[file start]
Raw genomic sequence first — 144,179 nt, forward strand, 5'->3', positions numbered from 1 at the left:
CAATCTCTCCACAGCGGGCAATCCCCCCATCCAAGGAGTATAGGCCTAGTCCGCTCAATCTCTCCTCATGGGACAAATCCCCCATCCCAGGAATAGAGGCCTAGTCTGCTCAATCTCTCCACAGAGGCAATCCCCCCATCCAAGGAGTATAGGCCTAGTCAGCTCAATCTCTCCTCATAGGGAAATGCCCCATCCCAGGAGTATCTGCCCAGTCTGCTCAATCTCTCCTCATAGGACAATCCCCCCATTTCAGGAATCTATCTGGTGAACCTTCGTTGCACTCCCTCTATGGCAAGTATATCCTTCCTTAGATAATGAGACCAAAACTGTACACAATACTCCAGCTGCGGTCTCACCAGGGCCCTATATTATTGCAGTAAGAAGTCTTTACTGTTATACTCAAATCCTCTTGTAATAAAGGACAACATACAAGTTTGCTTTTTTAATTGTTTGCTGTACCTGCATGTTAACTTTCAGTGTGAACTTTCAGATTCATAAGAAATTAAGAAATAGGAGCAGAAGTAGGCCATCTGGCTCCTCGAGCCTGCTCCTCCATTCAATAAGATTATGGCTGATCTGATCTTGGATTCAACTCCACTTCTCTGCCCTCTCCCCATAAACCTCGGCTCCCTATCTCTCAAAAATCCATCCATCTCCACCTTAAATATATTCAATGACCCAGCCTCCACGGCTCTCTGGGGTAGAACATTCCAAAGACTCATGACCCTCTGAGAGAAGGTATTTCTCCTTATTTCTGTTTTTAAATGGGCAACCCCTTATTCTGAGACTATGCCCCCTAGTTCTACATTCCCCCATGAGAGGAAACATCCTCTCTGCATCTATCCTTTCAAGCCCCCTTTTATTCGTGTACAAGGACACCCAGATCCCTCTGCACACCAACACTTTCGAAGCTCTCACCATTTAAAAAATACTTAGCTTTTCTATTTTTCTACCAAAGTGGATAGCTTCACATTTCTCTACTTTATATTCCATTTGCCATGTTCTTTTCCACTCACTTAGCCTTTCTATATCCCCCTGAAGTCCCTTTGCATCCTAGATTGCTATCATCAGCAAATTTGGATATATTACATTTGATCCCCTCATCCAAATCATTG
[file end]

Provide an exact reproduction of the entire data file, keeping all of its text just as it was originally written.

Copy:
Raw genomic sequence first — 144,179 nt, forward strand, 5'->3', positions numbered from 1 at the left:
CAATCTCTCCACAGCGGGCAATCCCCCCATCCAAGGAGTATAGGCCTAGTCCGCTCAATCTCTCCTCATGGGACAAATCCCCCATCCCAGGAATAGAGGCCTAGTCTGCTCAATCTCTCCACAGAGGCAATCCCCCCATCCAAGGAGTATAGGCCTAGTCAGCTCAATCTCTCCTCATAGGGAAATGCCCCATCCCAGGAGTATCTGCCCAGTCTGCTCAATCTCTCCTCATAGGACAATCCCCCCATTTCAGGAATCTATCTGGTGAACCTTCGTTGCACTCCCTCTATGGCAAGTATATCCTTCCTTAGATAATGAGACCAAAACTGTACACAATACTCCAGCTGCGGTCTCACCAGGGCCCTATATTATTGCAGTAAGAAGTCTTTACTGTTATACTCAAATCCTCTTGTAATAAAGGACAACATACAAGTTTGCTTTTTTAATTGTTTGCTGTACCTGCATGTTAACTTTCAGTGTGAACTTTCAGATTCATAAGAAATTAAGAAATAGGAGCAGAAGTAGGCCATCTGGCTCCTCGAGCCTGCTCCTCCATTCAATAAGATTATGGCTGATCTGATCTTGGATTCAACTCCACTTCTCTGCCCTCTCCCCATAAACCTCGGCTCCCTATCTCTCAAAAATCCATCCATCTCCACCTTAAATATATTCAATGACCCAGCCTCCACGGCTCTCTGGGGTAGAACATTCCAAAGACTCATGACCCTCTGAGAGAAGGTATTTCTCCTTATTTCTGTTTTTAAATGGGCAACCCCTTATTCTGAGACTATGCCCCCTAGTTCTACATTCCCCCATGAGAGGAAACATCCTCTCTGCATCTATCCTTTCAAGCCCCCTTTTATTCGTGTACAAGGACACCCAGATCCCTCTGCACACCAACACTTTCGAAGCTCTCACCATTTAAAAAATACTTAGCTTTTCTATTTTTCTACCAAAGTGGATAGCTTCACATTTCTCTACTTTATATTCCATTTGCCATGTTCTTTTCCACTCACTTAGCCTTTCTATATCCCCCTGAAGTCCCTTTGCATCCTAGATTGCTATCATCAGCAAATTTGGATATATTACATTTGATCCCCTCATCCAAATCATTG